Interactive tabletops are becoming increasingly widespread, with researchers starting to deploy and study these systems in-the-wild. Given the recent advances in creating high-resolution thin display technology and the falling cost in hardware, we anticipate that these systems will soon augment normal office desktops or meeting tables in our daily life and become an integrated part of furniture. Consequently, these devices will take two roles. First, an interactive display to visualize and manipulate virtual objects and second, a place to put everyday physical objects on it (e.g.books, printed documents, laptops, etc).
The latter usage poses a set of new challanges to interface design to allow a fluid and intuitive use of the system despite the presence of physical objects on the display surface. This project aims at developing supportive interaction techniques which use the occluders' surface as additional displays. The image below shows an example of such a technique: occluded digital objects are visualized on top of the physical objects occluding them.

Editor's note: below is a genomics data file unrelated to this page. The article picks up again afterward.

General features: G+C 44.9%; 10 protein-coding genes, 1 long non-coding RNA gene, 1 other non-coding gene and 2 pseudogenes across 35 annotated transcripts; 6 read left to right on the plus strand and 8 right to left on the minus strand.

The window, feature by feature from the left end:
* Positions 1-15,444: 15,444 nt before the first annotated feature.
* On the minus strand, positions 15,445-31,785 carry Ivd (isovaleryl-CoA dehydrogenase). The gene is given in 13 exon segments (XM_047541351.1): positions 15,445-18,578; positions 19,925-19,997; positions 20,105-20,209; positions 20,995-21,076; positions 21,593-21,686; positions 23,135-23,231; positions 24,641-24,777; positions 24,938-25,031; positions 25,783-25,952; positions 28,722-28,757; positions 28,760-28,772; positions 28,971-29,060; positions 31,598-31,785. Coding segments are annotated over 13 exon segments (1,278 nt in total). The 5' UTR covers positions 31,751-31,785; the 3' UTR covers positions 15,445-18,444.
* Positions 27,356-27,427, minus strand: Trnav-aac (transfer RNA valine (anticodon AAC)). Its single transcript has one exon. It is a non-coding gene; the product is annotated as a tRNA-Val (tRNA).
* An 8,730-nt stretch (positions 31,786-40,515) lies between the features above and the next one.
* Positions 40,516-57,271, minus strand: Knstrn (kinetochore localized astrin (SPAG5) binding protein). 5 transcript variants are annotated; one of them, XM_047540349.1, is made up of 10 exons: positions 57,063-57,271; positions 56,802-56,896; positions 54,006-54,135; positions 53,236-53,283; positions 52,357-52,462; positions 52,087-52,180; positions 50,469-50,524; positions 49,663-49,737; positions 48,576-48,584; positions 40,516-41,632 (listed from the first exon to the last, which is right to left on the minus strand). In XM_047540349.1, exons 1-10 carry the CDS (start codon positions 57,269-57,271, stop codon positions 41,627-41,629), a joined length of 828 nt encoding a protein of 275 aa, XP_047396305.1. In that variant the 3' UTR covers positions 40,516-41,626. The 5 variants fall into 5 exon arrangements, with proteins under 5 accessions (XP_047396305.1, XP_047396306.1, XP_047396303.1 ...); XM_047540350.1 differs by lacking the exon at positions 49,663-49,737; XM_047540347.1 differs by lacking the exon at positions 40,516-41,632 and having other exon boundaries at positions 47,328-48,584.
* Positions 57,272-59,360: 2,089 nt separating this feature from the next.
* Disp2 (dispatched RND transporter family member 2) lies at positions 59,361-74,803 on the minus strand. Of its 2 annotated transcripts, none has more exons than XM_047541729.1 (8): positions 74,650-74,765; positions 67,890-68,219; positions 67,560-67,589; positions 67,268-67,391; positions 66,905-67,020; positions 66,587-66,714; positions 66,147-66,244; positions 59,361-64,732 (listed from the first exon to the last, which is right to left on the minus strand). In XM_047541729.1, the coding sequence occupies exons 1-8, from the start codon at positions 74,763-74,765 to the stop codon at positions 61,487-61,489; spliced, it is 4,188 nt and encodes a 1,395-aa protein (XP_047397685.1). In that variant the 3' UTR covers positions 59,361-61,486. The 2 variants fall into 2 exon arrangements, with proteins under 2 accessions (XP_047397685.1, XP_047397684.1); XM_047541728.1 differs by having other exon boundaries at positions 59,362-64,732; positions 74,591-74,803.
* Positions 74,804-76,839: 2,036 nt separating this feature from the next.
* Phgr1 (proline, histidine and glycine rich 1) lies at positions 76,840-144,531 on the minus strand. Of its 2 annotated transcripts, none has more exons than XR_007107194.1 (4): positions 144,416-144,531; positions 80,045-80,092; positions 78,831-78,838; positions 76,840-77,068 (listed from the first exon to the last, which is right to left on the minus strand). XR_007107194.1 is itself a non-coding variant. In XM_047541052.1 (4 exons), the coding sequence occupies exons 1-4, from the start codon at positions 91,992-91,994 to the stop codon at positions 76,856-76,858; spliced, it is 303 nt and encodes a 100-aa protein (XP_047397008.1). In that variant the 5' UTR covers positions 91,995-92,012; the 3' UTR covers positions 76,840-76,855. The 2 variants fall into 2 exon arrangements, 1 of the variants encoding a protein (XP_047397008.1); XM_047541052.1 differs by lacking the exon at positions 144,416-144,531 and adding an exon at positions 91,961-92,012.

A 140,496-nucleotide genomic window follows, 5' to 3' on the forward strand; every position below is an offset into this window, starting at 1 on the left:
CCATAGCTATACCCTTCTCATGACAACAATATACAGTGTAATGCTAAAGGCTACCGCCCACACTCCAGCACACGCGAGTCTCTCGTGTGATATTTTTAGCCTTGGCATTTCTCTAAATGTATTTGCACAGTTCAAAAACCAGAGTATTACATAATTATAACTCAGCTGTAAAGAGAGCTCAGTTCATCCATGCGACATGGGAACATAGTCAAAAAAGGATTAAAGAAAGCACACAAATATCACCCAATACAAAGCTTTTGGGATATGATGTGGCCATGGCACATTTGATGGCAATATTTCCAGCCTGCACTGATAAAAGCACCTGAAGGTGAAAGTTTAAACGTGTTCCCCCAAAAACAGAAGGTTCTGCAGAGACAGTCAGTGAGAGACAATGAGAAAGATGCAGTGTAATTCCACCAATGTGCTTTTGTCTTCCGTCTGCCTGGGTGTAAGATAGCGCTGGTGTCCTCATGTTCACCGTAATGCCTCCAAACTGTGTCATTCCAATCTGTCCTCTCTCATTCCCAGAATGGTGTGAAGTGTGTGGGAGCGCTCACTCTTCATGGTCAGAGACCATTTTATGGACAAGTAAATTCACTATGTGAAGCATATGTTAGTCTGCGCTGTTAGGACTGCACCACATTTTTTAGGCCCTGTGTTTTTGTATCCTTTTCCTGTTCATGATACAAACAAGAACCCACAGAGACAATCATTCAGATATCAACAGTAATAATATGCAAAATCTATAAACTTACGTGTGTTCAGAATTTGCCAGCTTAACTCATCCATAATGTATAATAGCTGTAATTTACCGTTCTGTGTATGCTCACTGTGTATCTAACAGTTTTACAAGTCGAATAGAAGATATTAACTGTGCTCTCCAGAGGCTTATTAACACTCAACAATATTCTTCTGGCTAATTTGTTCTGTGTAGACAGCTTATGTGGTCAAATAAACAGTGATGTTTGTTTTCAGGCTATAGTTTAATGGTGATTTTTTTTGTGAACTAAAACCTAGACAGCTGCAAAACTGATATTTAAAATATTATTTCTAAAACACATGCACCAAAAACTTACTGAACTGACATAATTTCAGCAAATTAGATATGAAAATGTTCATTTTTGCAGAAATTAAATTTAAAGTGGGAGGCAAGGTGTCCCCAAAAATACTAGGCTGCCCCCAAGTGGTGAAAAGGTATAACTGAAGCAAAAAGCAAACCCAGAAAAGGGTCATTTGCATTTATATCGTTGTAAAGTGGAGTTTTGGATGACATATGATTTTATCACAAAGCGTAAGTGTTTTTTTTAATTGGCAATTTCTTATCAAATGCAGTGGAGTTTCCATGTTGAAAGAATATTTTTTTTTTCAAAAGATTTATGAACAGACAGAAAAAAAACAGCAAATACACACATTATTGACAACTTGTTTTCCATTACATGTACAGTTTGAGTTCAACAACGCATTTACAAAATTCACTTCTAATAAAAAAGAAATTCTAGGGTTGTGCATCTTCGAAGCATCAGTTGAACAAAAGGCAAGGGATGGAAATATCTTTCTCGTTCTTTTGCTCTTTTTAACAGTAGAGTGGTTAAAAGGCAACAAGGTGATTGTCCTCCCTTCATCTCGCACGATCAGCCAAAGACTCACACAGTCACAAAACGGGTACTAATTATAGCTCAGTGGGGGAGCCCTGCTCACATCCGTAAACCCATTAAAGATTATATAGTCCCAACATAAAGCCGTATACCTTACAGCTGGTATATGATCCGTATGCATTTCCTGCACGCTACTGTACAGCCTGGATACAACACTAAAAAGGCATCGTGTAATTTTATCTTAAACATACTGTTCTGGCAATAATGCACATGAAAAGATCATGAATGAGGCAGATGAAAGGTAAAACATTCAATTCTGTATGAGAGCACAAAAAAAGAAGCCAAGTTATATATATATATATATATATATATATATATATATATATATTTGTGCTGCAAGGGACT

- Jan Riemann
- Mohammadreza Khalilbeigi